[After a 2003 lecture in Madrid, I was interviewed for Zero, a slick color magazine sold throughout Spain. The article appeared in the September 2004 issue. The English translation below is mine, as are the two bracketed corrections.]
He wrote one of the most comprehensive books about the portrayal of gay men and lesbians on radio and TV from the 1930s to the year 2000: Alternate Channels. More than a decade of research has made him a walking encyclopedia of broadcast fiction, and a treasure trove of information for any media buff. We took advantage of his visit to Madrid to ask this American (from New Jersey) a few things we always wanted to know about our beloved boob tube.
ZERO: I understand your interest in TV grew out of an unfortunate situation.
STEVEN CAPSUTO: I was volunteering with a gay peer counseling group, taking calls from teenagers and young adults. Some of them said they were considering suicide. When I asked why they were so afraid of being gay, they said that all they knew about gay people was what they saw on TV. That made me realize just how important television is in terms of visibility.
Z: And it gave you the idea for the book…
S.C.: It just piqued my curiosity at first, and I wanted to know how television had changed. In the 1970s, when I was a teenager, the image of gay people was very positive, with depictions like Billy Crystal’s character on Soap. But in the 1980s, once AIDS exploded on the scene, everything changed, and I decided to write an article about it. I got more and more interested, and eventually spent eleven years researching the subject. The book was supposed to come out in 1996, but then Ellen happened and we decided to hold off and include that.
Z: What social factor most influences gay images on television?
S.C.: Definitely the news. I was lucky enough to interview one of the head writers for the series Dynasty. I asked him why, if Steven was gay, they kept having him romantically involved with women. He said that when AIDS first appeared, the public associated gayness with disease, so they decided to end Steven’s relationship with his boyfriend and marry him off to a woman. Later, when things calmed down, he went back to dating guys… until Rock Hudson’s death, in response to which they heterosexualized the character again.
Z: What were the first gay characters?
S.C.: The first was in 1954, on a series that aired Broadway plays. They staged a show called Lady in the Dark, and the gay character was a very swishy fashion photographer. He even had lines where he talked about his attraction to men. Around the same time [actually 13 years later], a series called NYPD ran a plot about blackmailers targeting gay men in New York City, and it drew an interesting parallel between racism and homophobia.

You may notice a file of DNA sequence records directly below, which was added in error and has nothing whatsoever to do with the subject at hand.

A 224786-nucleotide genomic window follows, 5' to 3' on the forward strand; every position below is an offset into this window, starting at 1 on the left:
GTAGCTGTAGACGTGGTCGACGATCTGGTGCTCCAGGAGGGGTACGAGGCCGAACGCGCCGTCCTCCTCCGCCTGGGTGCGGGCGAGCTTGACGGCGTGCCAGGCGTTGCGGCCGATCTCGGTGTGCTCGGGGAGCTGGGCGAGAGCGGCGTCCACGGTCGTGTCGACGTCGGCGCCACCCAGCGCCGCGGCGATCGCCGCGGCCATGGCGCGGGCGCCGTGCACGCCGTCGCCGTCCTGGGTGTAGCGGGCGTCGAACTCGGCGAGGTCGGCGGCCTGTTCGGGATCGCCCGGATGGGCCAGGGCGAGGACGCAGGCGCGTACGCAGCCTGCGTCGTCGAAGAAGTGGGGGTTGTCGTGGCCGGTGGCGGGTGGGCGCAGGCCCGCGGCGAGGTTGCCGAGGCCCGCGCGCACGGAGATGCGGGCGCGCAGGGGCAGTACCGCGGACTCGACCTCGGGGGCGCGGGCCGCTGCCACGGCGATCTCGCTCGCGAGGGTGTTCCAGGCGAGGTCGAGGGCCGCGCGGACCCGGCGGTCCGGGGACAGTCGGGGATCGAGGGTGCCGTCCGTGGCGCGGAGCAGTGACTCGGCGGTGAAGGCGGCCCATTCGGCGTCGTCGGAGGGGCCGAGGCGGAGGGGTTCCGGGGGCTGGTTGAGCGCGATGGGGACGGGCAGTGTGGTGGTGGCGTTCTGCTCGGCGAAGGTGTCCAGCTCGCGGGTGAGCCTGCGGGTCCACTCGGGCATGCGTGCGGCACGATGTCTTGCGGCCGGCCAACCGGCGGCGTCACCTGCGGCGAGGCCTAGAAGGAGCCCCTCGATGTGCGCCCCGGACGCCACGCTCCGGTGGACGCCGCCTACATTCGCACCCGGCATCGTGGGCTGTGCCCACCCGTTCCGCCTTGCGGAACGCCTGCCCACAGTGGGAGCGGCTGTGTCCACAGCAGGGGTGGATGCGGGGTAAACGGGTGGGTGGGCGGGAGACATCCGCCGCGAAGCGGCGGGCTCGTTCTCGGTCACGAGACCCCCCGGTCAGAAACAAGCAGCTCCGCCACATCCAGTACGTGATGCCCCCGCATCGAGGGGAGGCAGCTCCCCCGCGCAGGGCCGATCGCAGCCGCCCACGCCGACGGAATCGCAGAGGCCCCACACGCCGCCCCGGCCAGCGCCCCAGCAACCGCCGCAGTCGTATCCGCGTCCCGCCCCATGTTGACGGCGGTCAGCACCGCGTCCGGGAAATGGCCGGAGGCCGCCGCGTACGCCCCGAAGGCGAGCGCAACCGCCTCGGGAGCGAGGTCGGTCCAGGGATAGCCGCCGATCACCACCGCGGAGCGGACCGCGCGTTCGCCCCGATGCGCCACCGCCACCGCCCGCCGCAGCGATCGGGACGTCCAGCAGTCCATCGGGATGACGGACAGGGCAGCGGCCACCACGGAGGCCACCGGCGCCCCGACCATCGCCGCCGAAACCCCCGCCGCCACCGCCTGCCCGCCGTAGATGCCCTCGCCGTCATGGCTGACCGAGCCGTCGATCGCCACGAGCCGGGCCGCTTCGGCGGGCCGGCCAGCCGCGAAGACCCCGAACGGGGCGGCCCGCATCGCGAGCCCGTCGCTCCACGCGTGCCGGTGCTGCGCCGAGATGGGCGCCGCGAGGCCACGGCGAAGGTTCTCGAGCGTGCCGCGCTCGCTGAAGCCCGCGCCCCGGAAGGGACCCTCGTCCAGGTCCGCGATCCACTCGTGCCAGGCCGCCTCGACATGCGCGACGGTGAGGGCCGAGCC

Z: When was television’s first man-on-man kiss?
S.C.: In 1983, in the TV-movie Trackdown, but it wasn’t in a positive context. He’s a killer about to go on the lam, and he gives his boyfriend a goodbye kiss. It was acceptable because he was the villain, and his gayness made him seem that much more evil and twisted.
Z: And the first kiss between women?
S.C.: You started to see those in the 1990s, but it was always something you could explain away as not a “real” lesbian kiss. The newspapers ran massive headlines about them, but it turned out to be things like the kiss on Roseanne or L.A. Law, where it was a lesbian [or bisexual woman] kissing a straight woman. The most devious example was on Star Trek: Deep Space 9. The characters were two space aliens who get new bodies when they die. So you had two actresses playing a couple who, in a previous incarnation, had been husband and wife. That made it okay for them to have a long, steamy kiss.
Z: What’s the best image out there today?
S.C.: There’s a series in the United States called It’s All Relative. It’s a boy-meets-girl story where the girlfriend’s parents are a very cultivated gay male couple and the boyfriend’s parents are a straight couple who run a bar. It’s fun, but it falls into the new stereotype: what defines a man as gay isn’t homosexuality, but rather a flair for fashion, decorating…
Z: You don’t believe in that prevailing stereotype?
S.C.: Anyone who’s seen my apartment knows that not all gay men have a knack for decorating. But then there’s Will on Will & Grace, who’s always cleaning and very fashion-conscious. You get more of the same on Queer Eye for the Straight Guy, which was all the rage last summer. It’s the ultimate expression of the cliché that gay guys are fabulous and that straight guys are pigs.
Z: What is your favorite gay character, past or present?
S.C.: Carter on Spin City, because he’s a prominent role and he’s not desexualized, and yet they never reduce him to being just “the gay guy.” He was also groundbreaking as one of the first gay characters who wasn’t apolitical: he was very up-front about who he was, and was willing to take a practical stand on issues that affected him.
Z: What are the main differences between Europe and North America?
S.C.: Basically, that in America they censor sex and in Europe, violence. That’s the case on the mainstream networks, anyway. The premium channels, which don’t depend on advertisers, can run whatever they want, like the American Queer as Folk, which is at least as raunchy as the British series.
Z: What do you think of the situation in Spain?
S.C.: I love Diana on the sitcom 7 Lives (7 vidas), and in general I think the image of lesbians on Spanish TV is good. They are portrayed far less often than gay men, but they’re less stereotyped. Spain today reminds me of the U.S. in the 1970s, with its campy, comical celebrities like Boris Izaguirre, or male characters that fit some sort of stereotype, like the dance student who used to be on One Step Forward (Un paso adelante). That’s not to say that Spain is backward. You’re living through the same logical progression we did, but just slightly later.